A cemetery rarely makes anyone’s list of “interesting places to visit.” Many cemeteries feature no trees at all, and little if any shrubbery.
Fortunately, a few are intriguing, even thought-provoking. Among Florida’s best: the Key West Cemetery; Ortona Cemetery, on State Road 78 in Glades County, Fla.; and the Big Cypress Seminole Indian Reservation Cemetery in the Everglades in southeastern Hendry County. All are historic. All feature, for the most part, the traditional gravestones and markers, concrete vaults and manicured (sort of) grass.
About 18 miles southeast of Gainesville is a cemetery of a vastly different sort. Prairie Creek Conservation Cemetery takes some work to find. For example, among the directions to the cemetery is this: “Turn left at the mailbox labeled 7204.” The final road — unpaved, very bumpy, desolate — leading to the burial ground is called, appropriately, Cemetery Lane.
I drove about a mile down Cemetery Lane, to the end. At that point, a sign warns that vehicles can proceed no further. So I parked and began exploring.
The ambience is tranquil: Dozens of cicadas were chirping, large dragonflies appeared periodically, and crows cawed. At one point, a nearby armadillo, foraging for food, ignored my obvious presence.
Inside the 93-acre cemetery lie 423 people who decided that they would spend eternity in an unconventional manner. No embalming fluid is used, no burial vaults allowed, and all graves are dug by hand. The departed is put into a biodegradable container (or urn, if cremated) and lowered into his or her final resting place.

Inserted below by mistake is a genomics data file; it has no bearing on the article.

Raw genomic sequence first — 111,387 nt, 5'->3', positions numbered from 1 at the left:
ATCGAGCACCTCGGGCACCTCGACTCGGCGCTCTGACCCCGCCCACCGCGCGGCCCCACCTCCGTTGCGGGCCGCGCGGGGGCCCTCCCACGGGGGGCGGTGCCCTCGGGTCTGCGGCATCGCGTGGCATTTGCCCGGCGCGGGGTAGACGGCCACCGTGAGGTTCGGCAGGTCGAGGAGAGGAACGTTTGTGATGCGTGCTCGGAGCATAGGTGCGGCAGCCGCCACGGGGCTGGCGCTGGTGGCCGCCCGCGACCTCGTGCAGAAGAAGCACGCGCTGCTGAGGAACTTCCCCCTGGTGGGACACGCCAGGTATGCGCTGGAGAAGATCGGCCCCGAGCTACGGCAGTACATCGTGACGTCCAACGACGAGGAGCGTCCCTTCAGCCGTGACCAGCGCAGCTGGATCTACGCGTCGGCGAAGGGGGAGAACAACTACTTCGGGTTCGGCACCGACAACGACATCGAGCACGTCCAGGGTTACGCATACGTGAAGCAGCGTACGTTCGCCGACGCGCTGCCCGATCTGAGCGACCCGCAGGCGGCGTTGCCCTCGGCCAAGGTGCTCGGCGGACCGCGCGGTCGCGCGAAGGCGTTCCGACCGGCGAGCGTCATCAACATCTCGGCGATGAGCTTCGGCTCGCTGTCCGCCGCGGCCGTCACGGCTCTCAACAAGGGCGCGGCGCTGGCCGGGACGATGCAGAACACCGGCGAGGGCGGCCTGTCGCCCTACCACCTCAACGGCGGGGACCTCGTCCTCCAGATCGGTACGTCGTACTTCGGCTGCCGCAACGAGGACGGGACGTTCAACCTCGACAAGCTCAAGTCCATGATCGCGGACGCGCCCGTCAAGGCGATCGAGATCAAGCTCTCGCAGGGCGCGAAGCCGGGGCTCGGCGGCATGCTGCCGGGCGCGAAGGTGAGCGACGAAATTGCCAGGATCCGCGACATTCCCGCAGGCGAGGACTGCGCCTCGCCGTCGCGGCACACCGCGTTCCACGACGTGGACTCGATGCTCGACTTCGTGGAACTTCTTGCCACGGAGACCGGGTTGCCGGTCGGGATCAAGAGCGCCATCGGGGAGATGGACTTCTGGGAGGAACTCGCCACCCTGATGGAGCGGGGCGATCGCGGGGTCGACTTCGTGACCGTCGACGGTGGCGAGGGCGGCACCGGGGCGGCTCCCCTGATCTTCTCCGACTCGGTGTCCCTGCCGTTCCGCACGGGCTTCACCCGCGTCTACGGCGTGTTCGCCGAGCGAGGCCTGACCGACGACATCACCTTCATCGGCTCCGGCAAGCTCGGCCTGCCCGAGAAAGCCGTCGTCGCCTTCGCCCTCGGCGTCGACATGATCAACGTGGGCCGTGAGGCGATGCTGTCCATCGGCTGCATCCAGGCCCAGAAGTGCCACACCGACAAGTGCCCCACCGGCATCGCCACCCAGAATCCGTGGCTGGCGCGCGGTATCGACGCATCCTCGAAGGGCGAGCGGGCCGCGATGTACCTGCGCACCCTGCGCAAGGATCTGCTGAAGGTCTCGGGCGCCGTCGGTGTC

This method affects the environment far less than the usual methods, according to Prairie Creek Conservation Cemetery’s figures: Each year in the U.S., burials use 64,500 tons of steel; 1.6 million tons of concrete; and 827,000 gallons of formaldehyde embalming fluid.
Most graves aren’t obvious
The Prairie Creek graves are not necessarily easy to find. Decorations, if any, are minimal and all-natural. No artificial man-made markers are allowed except for a short, thin pink ribbon.
The most obvious marker I saw (photo below) was a cross, made of two fresh pieces of wood and bearing the nickname (intentionally blurred out) of the recently deceased man lying beneath.
To find most of the graves, you’ll need to go some distance into the forest areas. I highly recommend sturdy shoes, long pants and a long-sleeve shirt.
The full name of each person, as well as the dates of birth and death, are inscribed on a small brass disc pinned to the top of each grave.
On some of the older graves (the cemetery was established in 2007), the “markers” — usually sticks, or short logs — have begun to degrade. So they’re not easily visible from a distance.
Visibility is limited
The cemetery grounds consist mainly of deep forests, with some open green meadows. Any sunlight that penetrates the canopy inside the forest is mottled, at best. A fast-approaching thunderstorm soon eliminated that mottled light, and when I could see the not-so-distant lightning bolts, even through the tall, lush trees, I decided to leave.
Driving back, through heavy rain, along Cemetery Lane to SE County Road 234, I had much to ponder.
For more information, visit prairiecreekconservationcemetery.org.